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Home » ARTS AND CULTURE in RI » RHODE ISLAND (all topics) » How Much is Your “Attic Heirloom” Worth?
Accredited appraiser Richard Conti identifies for Maria Saracen some of the characteristics that determine a rug’s value
How Much is Your “Attic Heirloom” Worth?

The Rhode Island PBS Antiques Discovery & Appraisal Show

By Mark B. Oliver | January 23, 2012

Have you ever wondered how much that “attic heirloom” of yours might be worth?

You know, that curio that’s been in your family for generations? Or maybe it’s a flea market find that caught your eye and you just had to have?

Many of us have at least one object with an interesting history. Sometimes we know what that history is, and sometimes we can only speculate based on the category of collectible. Most often, of course, we keep an object around simply for its personal appeal or sentimental value, even if we’re not sure of its true dollar value.

How would you react if an appraiser told you that item really is a treasure?

Fans of public television’s British and American traveling antiques shows agree that some of the best, most exciting moments are when valuable treasures are unexpectedly discovered.

New Englanders are invited to experience one of those moments of discovery for themselves at the upcoming Rhode Island PBS Antiques Discovery & Appraisal Show in February, 2012.

This first event of its kind for the public television station, the Rhode Island PBS Antiques Discovery & Appraisal Show provides a special opportunity for the public to bring an object of unknown or uncertain value to an accredited appraiser for a written appraisal. Those two features – written appraisal by accredited appraisers – distinguish the Antiques Discovery & Appraisal Show from other antiques appraisal events.

One of the participating accredited appraisers is Richard Conti of Conti Appraisal Service in Attleboro, MA. Conti is accredited by the National Auctioneers Association, National Association of Professional Appraisers, and the American Society of Appraisers.

(L)-(R) Richard Conti, and Steven Fusco, appraise the value of an original Maxwell Mays watercolor, with Brian Scott-Smith

“Rhode Island is literally a treasure trove of original works of art and furnishings created by masters of their craft,” said Conti. “There are the familiar names – Townsend and Goddard furniture of Newport, Gorham silver of Providence, the distinctive painting styles of Gilbert Stuart, George Hayes, and Maxwell Mays – all with strong roots in Rhode Island. There are also lesser known names who crafted beautiful works of art that are recognized by a signature style or shape. These, too, have become valuable and highly collectable through time.”

As a personal and real property appraiser and auctioneer for more than twenty years in New England, Conti has witnessed countless expressions of shock-turned-joy in his career.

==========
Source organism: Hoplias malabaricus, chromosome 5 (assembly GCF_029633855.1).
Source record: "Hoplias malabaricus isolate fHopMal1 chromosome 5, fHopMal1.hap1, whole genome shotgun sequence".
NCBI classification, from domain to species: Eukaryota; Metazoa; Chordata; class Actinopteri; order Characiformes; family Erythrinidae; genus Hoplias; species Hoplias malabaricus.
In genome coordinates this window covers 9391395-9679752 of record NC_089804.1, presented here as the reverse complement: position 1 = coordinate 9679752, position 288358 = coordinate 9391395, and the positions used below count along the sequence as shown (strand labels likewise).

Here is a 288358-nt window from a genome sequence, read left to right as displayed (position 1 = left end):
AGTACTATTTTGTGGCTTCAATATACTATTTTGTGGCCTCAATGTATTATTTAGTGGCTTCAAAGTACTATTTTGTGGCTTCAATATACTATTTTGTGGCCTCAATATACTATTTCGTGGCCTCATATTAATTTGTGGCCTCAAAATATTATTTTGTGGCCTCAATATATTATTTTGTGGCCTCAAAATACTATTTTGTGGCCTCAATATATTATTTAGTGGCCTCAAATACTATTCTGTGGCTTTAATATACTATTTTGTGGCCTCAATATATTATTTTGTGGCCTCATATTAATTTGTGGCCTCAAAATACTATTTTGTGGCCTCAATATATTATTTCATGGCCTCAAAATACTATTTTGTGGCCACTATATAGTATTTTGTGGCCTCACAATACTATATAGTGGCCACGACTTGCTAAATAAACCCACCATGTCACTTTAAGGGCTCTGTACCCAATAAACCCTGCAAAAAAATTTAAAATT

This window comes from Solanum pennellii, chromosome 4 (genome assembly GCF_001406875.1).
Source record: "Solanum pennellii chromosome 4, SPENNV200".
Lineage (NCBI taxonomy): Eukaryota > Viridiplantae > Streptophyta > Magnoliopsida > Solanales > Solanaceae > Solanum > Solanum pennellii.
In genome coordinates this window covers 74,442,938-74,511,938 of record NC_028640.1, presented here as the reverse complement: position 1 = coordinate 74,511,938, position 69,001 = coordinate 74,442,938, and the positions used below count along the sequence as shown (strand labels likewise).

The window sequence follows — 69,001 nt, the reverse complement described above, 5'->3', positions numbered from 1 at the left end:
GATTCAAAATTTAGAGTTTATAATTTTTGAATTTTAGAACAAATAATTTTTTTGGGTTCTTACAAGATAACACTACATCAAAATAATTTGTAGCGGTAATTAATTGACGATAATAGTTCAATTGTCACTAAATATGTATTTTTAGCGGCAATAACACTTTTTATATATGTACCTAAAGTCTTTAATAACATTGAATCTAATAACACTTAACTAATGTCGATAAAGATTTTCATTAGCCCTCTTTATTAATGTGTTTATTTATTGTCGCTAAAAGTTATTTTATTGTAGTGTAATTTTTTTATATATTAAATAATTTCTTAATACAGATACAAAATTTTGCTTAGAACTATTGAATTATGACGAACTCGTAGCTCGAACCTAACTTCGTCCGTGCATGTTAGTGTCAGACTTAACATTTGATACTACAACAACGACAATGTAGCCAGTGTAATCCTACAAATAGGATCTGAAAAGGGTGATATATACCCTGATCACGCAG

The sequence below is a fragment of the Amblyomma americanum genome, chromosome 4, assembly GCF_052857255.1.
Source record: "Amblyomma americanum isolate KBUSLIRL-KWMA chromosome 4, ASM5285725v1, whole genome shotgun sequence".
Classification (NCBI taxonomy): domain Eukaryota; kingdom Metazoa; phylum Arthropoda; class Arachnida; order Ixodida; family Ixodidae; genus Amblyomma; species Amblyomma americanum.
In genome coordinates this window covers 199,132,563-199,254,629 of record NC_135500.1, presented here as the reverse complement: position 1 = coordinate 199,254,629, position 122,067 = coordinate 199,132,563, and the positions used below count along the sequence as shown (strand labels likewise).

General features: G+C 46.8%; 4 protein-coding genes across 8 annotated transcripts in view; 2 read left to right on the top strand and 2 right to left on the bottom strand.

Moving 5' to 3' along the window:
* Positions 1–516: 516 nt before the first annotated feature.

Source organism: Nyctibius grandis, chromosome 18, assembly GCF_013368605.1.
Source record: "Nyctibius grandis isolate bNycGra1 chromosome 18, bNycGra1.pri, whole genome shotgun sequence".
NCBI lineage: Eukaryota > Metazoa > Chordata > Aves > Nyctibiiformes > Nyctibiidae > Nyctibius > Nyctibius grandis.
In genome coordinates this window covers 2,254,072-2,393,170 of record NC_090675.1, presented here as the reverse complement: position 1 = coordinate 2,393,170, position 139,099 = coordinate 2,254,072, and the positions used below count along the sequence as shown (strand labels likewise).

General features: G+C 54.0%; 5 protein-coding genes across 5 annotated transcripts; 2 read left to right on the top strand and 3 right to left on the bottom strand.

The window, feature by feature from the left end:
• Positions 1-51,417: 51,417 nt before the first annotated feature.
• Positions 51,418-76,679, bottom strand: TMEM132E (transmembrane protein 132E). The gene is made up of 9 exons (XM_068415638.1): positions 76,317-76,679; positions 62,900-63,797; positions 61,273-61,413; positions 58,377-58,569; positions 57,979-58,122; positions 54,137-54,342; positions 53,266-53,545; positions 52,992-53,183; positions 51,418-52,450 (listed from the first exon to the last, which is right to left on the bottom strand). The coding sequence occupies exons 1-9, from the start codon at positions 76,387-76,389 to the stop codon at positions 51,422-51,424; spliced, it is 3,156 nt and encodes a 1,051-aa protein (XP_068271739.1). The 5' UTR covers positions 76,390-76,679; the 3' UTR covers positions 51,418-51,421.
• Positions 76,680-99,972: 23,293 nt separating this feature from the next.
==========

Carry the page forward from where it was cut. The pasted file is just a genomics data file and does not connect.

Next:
He recounts the story of a man who requested his services settling the estate of the man’s recently deceased elderly aunt.

“I walked into the home and saw a painting on the dining room wall over the buffet. ‘That’s been hanging there since I was a boy,’ the 50-something year old client told me. The painting was an original oil on canvas signed by Guy Wiggins. It was dusty, but worth between $35,000 and $40,000.”

Needless to say, Conti’s client was astonished.

“I see this all the time. A piece of furniture or a painting that has been part of everyday family life – and virtually ignored for decades – is actually a valuable antique, hidden in plain sight,” Conti said.

Charles Logue (L) discovers that his ukulele – found discarded on a junk heap – is actually worth $650 in an appraisal by Richard Conti (C) and Steven Fusco (R)

Even what was considered ‘costume jewelry’ in its day – pieces manufactured in Rhode Island by Monet, Coro, Trifari – demonstrate a type of American craft and artistry that has appreciated over time and become collector’s items, according to Conti.

“Masterful pieces created in Rhode Island over the centuries can be found all over the world,” Conti said, “but there are still many originals right here in New England. Some objects never left, while others have made their way back home.”

During the Antiques Discovery & Appraisal Show, if appraisers determine an item really is a treasure, the owners could see their story told on television.

Throughout the day, and while folks are in line for their written appraisals, accredited appraisers will be mingling in the crowd, searching for “hidden” treasures.

Whether discoveries are made in line or in the formal appraisal area, TV producer and show host Brian Scott-Smith will be there with the WSBE camera crew to capture the moment.

Those stories will be edited together with additional footage, to create a television special that will air on WSBE’s two channels: Rhode Island PBS and Learn.


The Rhode Island PBS Antiques Discovery & Appraisal Show will be held at:

The Crowne Plaza Providence-Warwick Airport Hotel

801 Greenwich Avenue, Warwick, RI 02886


Saturday, February 18, 2012, from 9AM to 4PM.

For more information, visit www.ripbs.org/antiques.

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